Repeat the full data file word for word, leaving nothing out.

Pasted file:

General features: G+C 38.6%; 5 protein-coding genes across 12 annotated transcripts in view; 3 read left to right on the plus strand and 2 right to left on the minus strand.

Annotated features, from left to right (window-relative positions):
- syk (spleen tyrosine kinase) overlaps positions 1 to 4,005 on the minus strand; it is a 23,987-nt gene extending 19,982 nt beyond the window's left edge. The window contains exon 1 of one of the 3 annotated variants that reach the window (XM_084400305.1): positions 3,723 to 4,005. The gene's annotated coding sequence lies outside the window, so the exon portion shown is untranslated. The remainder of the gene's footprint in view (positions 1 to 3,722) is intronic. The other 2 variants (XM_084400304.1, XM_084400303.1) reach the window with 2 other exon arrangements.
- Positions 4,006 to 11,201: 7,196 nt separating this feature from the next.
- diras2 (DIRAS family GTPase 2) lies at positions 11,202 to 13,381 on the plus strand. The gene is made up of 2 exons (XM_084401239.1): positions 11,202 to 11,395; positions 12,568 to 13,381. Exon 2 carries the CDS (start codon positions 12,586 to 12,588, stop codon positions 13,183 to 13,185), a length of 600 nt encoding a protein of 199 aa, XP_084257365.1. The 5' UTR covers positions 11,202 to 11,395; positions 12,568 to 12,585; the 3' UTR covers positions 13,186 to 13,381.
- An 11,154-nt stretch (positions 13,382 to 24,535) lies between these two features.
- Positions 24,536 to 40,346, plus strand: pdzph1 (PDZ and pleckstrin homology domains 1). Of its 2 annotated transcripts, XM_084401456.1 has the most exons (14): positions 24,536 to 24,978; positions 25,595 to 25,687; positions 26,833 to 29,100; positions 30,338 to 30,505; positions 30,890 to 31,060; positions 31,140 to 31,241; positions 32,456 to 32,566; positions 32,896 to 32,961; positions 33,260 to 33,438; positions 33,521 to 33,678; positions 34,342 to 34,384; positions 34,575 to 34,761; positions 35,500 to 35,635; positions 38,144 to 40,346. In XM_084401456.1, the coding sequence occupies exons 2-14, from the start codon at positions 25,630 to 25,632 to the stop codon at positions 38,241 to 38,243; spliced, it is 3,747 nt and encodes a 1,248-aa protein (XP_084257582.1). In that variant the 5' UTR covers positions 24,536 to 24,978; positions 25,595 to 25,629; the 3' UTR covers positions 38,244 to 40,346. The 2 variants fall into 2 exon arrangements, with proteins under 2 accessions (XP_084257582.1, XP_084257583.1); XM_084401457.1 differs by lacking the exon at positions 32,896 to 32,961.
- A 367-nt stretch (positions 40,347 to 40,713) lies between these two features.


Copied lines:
General features: G+C 38.6%; 5 protein-coding genes across 12 annotated transcripts in view; 3 read left to right on the plus strand and 2 right to left on the minus strand.

Annotated features, from left to right (window-relative positions):
- syk (spleen tyrosine kinase) overlaps positions 1 to 4,005 on the minus strand; it is a 23,987-nt gene extending 19,982 nt beyond the window's left edge. The window contains exon 1 of one of the 3 annotated variants that reach the window (XM_084400305.1): positions 3,723 to 4,005. The gene's annotated coding sequence lies outside the window, so the exon portion shown is untranslated. The remainder of the gene's footprint in view (positions 1 to 3,722) is intronic. The other 2 variants (XM_084400304.1, XM_084400303.1) reach the window with 2 other exon arrangements.
- Positions 4,006 to 11,201: 7,196 nt separating this feature from the next.
- diras2 (DIRAS family GTPase 2) lies at positions 11,202 to 13,381 on the plus strand. The gene is made up of 2 exons (XM_084401239.1): positions 11,202 to 11,395; positions 12,568 to 13,381. Exon 2 carries the CDS (start codon positions 12,586 to 12,588, stop codon positions 13,183 to 13,185), a length of 600 nt encoding a protein of 199 aa, XP_084257365.1. The 5' UTR covers positions 11,202 to 11,395; positions 12,568 to 12,585; the 3' UTR covers positions 13,186 to 13,381.
- An 11,154-nt stretch (positions 13,382 to 24,535) lies between these two features.
- Positions 24,536 to 40,346, plus strand: pdzph1 (PDZ and pleckstrin homology domains 1). Of its 2 annotated transcripts, XM_084401456.1 has the most exons (14): positions 24,536 to 24,978; positions 25,595 to 25,687; positions 26,833 to 29,100; positions 30,338 to 30,505; positions 30,890 to 31,060; positions 31,140 to 31,241; positions 32,456 to 32,566; positions 32,896 to 32,961; positions 33,260 to 33,438; positions 33,521 to 33,678; positions 34,342 to 34,384; positions 34,575 to 34,761; positions 35,500 to 35,635; positions 38,144 to 40,346. In XM_084401456.1, the coding sequence occupies exons 2-14, from the start codon at positions 25,630 to 25,632 to the stop codon at positions 38,241 to 38,243; spliced, it is 3,747 nt and encodes a 1,248-aa protein (XP_084257582.1). In that variant the 5' UTR covers positions 24,536 to 24,978; positions 25,595 to 25,629; the 3' UTR covers positions 38,244 to 40,346. The 2 variants fall into 2 exon arrangements, with proteins under 2 accessions (XP_084257582.1, XP_084257583.1); XM_084401457.1 differs by lacking the exon at positions 32,896 to 32,961.
- A 367-nt stretch (positions 40,347 to 40,713) lies between these two features.